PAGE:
First year MSE PhD student awarded Clare Boothe Luce Fellowship

By Mariana Sánchez Gaona

First year MSE PhD candidate Jillian Rix was named Clare Boothe Luce Fellowship 2020 recipient.

The Clare Boothe Luce fellowship benefits recipients at the early stages of their graduate studies. According to the Clare Boothe Luce (CBL) program’s website, it is one of the single most significant sources for private support for women in science, mathematics and engineering in higher education in the United States.

The fellowship was named after Clare Boothe Luce, an American fiction author, playwright, journalist and war reporter. She was appointed as U.S. Ambassador to Italy in 1953 and the first woman elected to Congress from Connecticut in 1942. The Clare Boothe Luce program is part of the Henry Luce Foundation. 

“I am very grateful for the opportunity to study under the Clare Boothe Luce fellowship. Ambassador Luce’s career represents an inspiring and trailblazing contribution to her fields, and I am humbled to benefit from her legacy. I am excited to use this award to pursue a meaningful contribution to advancing green technology and inclusion in STEM,” said Jillian Rix.

Rix works on solid oxide fuel cells, which are green energy devices that react with hydrogen and air to generate electricity. She intends to improve the efficiency of the device to secure its place as a preferable energy resource around the world.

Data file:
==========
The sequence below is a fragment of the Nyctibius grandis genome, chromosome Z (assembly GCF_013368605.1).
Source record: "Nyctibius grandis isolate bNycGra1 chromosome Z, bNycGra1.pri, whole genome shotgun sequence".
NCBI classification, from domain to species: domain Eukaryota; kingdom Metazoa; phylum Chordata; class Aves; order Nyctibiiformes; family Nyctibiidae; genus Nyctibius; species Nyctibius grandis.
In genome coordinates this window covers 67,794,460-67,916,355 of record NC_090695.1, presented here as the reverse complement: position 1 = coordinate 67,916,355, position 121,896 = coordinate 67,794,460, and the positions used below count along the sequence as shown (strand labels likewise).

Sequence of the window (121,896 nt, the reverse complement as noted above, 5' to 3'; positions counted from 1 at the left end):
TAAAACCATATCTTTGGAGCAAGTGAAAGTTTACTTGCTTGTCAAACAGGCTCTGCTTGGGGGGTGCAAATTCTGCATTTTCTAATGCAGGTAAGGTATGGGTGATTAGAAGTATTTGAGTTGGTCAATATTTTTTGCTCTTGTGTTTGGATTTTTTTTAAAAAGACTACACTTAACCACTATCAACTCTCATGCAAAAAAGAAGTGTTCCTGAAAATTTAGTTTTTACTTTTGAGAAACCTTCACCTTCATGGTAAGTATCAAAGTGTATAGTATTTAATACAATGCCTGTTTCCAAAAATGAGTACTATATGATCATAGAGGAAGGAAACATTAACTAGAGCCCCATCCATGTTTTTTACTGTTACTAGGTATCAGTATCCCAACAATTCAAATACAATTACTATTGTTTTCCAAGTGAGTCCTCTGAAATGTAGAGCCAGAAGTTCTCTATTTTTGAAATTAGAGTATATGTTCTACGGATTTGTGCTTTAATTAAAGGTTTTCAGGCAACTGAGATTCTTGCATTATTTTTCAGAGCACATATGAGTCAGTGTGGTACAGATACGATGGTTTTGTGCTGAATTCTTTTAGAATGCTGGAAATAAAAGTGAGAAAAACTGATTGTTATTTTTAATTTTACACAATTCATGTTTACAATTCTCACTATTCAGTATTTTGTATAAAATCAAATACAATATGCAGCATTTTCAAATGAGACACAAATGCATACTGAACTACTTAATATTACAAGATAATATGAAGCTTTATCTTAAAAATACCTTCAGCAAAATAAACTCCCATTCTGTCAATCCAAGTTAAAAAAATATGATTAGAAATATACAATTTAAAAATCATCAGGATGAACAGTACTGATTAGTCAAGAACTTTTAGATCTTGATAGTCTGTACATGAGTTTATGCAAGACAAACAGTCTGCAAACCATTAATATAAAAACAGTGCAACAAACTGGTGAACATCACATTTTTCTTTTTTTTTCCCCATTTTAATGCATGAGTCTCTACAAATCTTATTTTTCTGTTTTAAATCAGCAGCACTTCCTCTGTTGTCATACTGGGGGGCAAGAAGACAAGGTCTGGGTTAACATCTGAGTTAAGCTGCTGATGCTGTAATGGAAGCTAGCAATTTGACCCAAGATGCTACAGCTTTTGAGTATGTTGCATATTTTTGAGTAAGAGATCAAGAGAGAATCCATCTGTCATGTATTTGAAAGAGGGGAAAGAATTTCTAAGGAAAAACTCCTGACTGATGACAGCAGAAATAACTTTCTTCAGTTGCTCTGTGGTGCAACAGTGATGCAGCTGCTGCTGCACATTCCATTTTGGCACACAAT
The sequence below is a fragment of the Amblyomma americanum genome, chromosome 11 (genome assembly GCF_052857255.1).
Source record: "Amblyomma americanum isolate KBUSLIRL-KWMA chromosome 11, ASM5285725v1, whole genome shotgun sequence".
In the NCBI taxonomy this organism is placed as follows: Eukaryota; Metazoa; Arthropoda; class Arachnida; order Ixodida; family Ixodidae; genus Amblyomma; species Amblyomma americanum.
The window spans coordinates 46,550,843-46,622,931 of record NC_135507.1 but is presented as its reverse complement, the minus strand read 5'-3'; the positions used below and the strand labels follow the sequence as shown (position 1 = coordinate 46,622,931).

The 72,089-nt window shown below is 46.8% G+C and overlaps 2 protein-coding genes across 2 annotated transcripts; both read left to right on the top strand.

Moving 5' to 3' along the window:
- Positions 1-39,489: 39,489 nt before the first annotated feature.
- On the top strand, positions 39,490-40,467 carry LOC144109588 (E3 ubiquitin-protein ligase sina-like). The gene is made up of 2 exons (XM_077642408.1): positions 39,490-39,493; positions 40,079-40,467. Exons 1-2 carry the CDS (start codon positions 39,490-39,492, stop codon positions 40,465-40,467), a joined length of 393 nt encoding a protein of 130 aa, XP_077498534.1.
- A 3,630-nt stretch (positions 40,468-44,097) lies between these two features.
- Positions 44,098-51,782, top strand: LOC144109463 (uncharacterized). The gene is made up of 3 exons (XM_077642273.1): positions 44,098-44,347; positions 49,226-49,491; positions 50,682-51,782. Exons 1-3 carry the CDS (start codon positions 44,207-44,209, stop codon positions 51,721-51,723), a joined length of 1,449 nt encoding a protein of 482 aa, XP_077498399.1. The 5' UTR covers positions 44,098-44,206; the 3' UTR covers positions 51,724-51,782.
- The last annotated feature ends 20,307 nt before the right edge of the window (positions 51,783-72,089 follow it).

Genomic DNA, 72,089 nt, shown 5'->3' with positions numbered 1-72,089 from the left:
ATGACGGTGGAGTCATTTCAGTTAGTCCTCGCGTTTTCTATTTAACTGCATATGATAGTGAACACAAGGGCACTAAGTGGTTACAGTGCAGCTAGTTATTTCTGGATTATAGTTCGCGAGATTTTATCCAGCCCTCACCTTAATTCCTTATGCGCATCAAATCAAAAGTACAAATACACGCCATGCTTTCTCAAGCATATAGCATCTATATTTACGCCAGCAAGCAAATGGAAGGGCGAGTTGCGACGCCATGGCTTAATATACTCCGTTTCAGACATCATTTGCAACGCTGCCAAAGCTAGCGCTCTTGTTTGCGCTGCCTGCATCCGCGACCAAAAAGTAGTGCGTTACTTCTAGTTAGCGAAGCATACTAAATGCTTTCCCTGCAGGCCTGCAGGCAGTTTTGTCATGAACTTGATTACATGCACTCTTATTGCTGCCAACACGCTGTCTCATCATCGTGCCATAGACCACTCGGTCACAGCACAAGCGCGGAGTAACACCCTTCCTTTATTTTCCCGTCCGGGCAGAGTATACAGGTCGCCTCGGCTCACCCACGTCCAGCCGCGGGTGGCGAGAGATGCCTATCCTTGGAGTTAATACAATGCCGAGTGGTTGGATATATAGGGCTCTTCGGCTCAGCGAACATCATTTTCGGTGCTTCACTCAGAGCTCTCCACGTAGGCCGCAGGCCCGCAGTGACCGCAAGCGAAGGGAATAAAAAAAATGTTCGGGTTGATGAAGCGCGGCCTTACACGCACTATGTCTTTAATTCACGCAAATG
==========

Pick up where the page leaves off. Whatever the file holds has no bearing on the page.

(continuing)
Rix and her labmates hope to improve solid oxide fuel cell anodes performance by studying how catalytic activity occurs. By infiltrating fuel cell anodes with nickel nanoparticles, they are improving energy efficiency with added reaction sites. Using scanning electron microscopy (SEM), and focused ion beam (FIB), they are investigating the microstructure of these anodes by 3-D reconstruction to understand how infiltration improves cell performance and how the cell is impacted over time in service. 

Rix chose Boston University Division of Materials Science and Engineering in large part for the environmental materials research opportunities. “In Professor Soumendra Basu’s lab, there are opportunities to collaborate with chemists and mechanical engineers every day.” She adds, “Coming from a physics background, I feel I have grown as a scientist.”

Rix is a member of two engineering societies, the BU Chapter of Materials Research Society and Graduate Women in Science and Engineering